Williamsburg is no different. The parade route goes right in front of our house. Dad and I went out to the front porch at about 3:00pm to wait for the festivities to begin.
When we got out there we found that people had already begun gathering on our front lawn to watch the parade. When Willie got there he asked me if any of them had asked if we minded that they sit there. I said no, and that I think in small towns if you live on a parade route your lawn is considered community property during a parade. That's how it was in Rossville last year, too.
Bazinga, of course, didn't want to be left out of the fun. We brought him out on his leash so he could party down in his own favorite way, chewing on sticks.
While we were waiting for the parade to start, some of the kids also waiting, came up and played with Bazinga. Being a little attention hog, he loved every minute of it. They kept bringing him sticks to chew until he had quite a pile next to him.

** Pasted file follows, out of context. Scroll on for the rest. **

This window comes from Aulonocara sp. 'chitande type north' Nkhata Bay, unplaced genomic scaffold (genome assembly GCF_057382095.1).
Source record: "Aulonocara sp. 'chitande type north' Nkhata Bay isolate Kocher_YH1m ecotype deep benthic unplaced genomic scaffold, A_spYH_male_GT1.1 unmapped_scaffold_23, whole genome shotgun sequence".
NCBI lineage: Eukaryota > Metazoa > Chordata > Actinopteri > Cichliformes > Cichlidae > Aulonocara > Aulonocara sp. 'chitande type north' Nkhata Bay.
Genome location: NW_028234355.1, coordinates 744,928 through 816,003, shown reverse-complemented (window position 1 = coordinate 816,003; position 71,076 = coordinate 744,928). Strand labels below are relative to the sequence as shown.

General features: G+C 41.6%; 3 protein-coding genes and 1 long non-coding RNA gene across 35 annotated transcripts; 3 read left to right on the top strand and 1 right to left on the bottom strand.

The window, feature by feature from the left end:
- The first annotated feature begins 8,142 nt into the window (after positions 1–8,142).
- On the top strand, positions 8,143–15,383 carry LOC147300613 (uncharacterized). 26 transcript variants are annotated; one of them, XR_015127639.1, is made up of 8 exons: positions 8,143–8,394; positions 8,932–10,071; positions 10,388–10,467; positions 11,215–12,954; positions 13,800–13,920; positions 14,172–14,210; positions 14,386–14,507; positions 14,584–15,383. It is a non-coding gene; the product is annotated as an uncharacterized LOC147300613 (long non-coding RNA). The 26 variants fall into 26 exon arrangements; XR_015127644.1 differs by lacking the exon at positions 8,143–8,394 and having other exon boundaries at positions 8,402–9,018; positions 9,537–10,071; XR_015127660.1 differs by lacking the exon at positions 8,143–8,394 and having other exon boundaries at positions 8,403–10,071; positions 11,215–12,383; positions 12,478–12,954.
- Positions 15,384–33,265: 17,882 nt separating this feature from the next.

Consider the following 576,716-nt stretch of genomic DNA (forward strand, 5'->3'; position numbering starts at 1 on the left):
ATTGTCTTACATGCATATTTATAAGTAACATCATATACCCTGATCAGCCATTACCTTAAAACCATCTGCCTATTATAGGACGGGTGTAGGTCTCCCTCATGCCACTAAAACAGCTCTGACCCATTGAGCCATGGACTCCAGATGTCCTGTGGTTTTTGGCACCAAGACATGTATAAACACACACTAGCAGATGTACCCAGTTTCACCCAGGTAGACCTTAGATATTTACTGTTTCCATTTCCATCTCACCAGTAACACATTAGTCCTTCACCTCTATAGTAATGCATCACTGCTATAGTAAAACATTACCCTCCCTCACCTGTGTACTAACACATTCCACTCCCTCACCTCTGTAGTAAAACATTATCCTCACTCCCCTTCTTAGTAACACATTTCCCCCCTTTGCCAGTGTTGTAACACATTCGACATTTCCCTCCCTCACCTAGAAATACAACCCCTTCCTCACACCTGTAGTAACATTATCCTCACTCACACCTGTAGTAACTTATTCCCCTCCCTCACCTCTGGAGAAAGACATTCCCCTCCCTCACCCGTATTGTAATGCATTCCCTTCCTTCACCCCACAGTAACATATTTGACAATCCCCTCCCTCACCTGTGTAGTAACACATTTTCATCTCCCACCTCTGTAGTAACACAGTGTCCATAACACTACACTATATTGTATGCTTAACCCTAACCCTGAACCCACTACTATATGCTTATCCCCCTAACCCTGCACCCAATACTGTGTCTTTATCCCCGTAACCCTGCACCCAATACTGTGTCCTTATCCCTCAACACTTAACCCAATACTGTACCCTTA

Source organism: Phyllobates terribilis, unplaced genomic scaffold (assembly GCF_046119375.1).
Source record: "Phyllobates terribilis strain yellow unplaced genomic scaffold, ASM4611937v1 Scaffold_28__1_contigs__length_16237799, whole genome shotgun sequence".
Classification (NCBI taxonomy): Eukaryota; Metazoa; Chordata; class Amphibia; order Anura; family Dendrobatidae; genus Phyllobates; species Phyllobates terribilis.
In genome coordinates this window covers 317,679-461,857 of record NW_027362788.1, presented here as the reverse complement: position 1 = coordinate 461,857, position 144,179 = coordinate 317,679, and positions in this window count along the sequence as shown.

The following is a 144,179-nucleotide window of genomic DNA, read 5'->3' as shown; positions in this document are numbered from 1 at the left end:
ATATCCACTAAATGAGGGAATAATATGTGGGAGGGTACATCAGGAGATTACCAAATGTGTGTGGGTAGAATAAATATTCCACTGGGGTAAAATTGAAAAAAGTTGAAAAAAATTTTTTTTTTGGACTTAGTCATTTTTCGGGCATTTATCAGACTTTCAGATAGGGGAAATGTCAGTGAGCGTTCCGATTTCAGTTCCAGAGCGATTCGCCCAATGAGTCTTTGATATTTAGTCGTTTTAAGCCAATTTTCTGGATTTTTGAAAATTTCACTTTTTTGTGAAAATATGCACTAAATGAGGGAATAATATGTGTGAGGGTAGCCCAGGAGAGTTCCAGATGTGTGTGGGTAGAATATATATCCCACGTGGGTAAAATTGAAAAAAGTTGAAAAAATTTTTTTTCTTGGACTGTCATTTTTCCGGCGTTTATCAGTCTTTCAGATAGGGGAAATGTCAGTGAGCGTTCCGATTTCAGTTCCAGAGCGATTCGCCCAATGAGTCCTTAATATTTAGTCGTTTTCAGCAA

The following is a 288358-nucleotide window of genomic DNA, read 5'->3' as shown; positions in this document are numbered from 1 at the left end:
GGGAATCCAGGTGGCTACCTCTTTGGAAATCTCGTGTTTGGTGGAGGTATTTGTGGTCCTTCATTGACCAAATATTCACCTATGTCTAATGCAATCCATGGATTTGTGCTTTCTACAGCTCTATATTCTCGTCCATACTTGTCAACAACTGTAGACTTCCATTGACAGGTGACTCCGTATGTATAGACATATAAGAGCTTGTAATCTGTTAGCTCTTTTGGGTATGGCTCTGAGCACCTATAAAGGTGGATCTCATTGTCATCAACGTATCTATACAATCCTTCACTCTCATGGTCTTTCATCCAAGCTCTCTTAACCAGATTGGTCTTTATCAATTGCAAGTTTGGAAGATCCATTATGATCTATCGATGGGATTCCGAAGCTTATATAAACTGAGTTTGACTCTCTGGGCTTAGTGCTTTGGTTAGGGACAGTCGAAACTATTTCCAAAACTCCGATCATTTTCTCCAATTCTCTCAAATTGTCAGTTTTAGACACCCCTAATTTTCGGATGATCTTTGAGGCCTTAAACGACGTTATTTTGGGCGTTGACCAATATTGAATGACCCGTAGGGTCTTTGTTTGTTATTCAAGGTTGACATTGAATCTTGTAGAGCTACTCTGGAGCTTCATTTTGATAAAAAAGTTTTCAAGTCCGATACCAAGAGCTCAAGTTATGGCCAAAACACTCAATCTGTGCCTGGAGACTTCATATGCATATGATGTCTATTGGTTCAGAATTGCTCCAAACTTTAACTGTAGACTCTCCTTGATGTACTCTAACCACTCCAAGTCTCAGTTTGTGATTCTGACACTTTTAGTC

Finally, we saw the color guard coming down the street. Everyone stood up and most of the men thought to take their hats off. The crowd erupted into applause as the flag went by. Town pride turned into a more engulfing pride of country. A thankful community wanted to let the soldiers know that we knew who keeps us free and the sacrifices it takes to keep us free.
The color guard was closely followed by the Veterans of Foreign Wars. Some walking proudly behind the color guard and others on a float. The applause continued until these small town heroes passed by. The faces of wars past. The faces of courage and endurance. Faces that have seen the best and worst this world could throw at them. Faces like my father's.
Of course no small town parade would be complete without a high school marching band. Not in their most pristine uniforms, but marching just the same. A little rusty maybe, the seniors of last year gone now, and the new freshmen of next year not as practiced as they will be. They still sounded great.
There were little tractors.
Annnnnddddd...... There was even Mr. and Mrs. Santa Claus. On a Harley. In July. At the end of the parade. I'm pretty sure they were happy it wasn't a normal July 4th day, too.